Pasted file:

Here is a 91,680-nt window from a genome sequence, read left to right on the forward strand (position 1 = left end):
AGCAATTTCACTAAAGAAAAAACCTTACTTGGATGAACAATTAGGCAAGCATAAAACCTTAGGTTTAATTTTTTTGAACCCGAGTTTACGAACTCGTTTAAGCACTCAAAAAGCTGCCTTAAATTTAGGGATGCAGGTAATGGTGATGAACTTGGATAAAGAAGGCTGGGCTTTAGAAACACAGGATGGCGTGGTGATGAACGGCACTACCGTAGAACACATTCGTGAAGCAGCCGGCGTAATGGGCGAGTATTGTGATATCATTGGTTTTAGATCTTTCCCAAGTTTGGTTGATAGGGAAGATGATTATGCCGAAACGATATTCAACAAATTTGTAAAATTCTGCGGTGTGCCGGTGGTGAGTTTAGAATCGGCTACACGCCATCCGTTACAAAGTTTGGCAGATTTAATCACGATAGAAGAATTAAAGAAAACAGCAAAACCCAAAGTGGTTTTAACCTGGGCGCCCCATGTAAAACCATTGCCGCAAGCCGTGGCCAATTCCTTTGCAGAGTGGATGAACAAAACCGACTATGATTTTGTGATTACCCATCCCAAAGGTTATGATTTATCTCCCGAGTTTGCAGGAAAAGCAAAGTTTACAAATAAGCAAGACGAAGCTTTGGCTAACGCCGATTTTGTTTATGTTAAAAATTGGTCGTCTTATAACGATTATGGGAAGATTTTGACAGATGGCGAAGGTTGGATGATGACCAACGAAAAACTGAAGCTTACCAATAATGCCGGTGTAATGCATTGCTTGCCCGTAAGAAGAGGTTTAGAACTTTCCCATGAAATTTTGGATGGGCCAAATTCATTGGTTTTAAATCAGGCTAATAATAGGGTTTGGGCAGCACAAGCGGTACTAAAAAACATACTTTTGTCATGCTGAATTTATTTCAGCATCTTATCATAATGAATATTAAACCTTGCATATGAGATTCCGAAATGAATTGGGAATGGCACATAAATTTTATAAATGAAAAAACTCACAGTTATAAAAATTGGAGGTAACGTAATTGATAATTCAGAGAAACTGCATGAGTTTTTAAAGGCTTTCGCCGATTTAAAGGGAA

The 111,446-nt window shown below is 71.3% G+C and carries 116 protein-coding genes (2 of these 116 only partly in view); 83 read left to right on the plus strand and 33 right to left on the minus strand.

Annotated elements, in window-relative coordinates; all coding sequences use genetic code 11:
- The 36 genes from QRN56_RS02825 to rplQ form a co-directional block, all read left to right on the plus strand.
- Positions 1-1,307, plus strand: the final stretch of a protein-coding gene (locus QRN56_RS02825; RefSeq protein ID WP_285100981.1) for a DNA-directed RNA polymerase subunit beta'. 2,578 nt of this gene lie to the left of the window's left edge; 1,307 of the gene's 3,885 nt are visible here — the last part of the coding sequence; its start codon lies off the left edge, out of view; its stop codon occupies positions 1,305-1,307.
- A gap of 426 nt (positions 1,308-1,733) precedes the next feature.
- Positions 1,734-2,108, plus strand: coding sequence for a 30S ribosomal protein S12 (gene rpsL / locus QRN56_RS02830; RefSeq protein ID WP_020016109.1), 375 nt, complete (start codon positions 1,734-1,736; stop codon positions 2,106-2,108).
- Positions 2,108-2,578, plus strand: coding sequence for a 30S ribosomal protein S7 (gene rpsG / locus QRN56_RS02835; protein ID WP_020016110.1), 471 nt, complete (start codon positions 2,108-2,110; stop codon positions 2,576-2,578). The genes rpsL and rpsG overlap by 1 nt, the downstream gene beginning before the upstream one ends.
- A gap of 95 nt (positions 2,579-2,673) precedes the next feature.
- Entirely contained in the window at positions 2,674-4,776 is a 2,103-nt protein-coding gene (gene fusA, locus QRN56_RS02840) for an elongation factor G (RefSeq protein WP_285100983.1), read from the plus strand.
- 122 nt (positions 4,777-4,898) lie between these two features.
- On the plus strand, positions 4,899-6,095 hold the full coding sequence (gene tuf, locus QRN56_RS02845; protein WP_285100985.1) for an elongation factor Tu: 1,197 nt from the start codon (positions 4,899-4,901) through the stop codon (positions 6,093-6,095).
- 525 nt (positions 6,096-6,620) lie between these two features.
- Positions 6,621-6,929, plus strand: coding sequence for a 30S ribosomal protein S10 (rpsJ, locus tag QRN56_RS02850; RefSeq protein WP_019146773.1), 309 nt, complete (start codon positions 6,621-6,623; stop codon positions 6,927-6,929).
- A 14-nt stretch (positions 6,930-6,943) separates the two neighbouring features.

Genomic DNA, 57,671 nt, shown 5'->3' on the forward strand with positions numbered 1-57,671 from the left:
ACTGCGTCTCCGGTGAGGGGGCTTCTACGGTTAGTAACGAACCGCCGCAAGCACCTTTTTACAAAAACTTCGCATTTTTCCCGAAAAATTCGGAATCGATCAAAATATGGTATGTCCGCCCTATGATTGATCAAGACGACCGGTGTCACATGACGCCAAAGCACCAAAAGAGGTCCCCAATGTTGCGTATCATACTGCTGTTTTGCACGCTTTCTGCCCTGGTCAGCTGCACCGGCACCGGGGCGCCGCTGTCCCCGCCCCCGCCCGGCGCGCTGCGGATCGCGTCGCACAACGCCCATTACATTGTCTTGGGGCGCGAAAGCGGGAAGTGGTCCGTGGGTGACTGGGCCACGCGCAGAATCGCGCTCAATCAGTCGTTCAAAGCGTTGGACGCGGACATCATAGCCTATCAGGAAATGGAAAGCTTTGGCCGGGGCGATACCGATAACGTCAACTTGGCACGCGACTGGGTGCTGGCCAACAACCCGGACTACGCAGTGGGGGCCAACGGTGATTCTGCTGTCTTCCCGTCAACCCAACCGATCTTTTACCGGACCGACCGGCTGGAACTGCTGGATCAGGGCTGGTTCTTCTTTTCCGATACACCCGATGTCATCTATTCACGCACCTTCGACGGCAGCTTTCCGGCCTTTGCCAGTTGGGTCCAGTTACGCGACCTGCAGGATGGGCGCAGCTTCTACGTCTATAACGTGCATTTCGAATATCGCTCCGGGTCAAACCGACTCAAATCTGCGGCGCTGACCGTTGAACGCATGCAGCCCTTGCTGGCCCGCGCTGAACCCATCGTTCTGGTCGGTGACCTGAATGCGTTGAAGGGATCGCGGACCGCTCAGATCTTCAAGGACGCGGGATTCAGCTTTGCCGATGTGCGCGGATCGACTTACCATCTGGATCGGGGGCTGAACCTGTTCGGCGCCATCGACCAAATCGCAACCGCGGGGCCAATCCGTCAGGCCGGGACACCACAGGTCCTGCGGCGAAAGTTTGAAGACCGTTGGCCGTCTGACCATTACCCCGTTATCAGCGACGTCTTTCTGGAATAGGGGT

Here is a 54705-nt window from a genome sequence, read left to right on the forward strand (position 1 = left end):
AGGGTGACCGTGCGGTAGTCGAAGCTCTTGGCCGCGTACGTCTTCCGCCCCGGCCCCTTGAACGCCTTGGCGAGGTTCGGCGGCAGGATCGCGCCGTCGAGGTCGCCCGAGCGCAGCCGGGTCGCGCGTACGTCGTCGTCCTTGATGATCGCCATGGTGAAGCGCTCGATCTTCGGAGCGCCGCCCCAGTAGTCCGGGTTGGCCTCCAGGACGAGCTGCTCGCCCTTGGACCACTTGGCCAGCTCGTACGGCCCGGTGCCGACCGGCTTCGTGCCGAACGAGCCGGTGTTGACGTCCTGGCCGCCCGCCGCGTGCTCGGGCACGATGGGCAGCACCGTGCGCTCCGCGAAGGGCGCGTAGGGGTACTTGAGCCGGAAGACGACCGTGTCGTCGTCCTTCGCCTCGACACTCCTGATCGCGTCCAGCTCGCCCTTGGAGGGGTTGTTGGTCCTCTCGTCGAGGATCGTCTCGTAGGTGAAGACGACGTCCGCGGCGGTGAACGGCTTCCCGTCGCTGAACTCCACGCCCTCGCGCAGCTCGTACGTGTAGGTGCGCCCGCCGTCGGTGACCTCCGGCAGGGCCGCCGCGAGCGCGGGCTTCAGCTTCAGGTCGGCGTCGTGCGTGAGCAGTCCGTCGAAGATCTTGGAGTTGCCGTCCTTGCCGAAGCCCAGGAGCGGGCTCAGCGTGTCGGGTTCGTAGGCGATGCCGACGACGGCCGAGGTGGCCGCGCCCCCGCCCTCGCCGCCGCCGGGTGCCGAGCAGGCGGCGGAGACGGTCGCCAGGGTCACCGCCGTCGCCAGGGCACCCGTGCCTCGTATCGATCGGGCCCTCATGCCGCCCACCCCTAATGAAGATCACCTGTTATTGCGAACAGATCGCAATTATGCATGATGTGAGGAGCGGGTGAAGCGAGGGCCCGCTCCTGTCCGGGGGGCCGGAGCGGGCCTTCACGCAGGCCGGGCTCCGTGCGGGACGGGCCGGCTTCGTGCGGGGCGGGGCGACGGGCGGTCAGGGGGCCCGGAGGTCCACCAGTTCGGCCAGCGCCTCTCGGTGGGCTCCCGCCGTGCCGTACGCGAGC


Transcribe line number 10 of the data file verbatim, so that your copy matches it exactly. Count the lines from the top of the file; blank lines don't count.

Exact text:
- A gap of 95 nt (positions 2,579-2,673) precedes the next feature.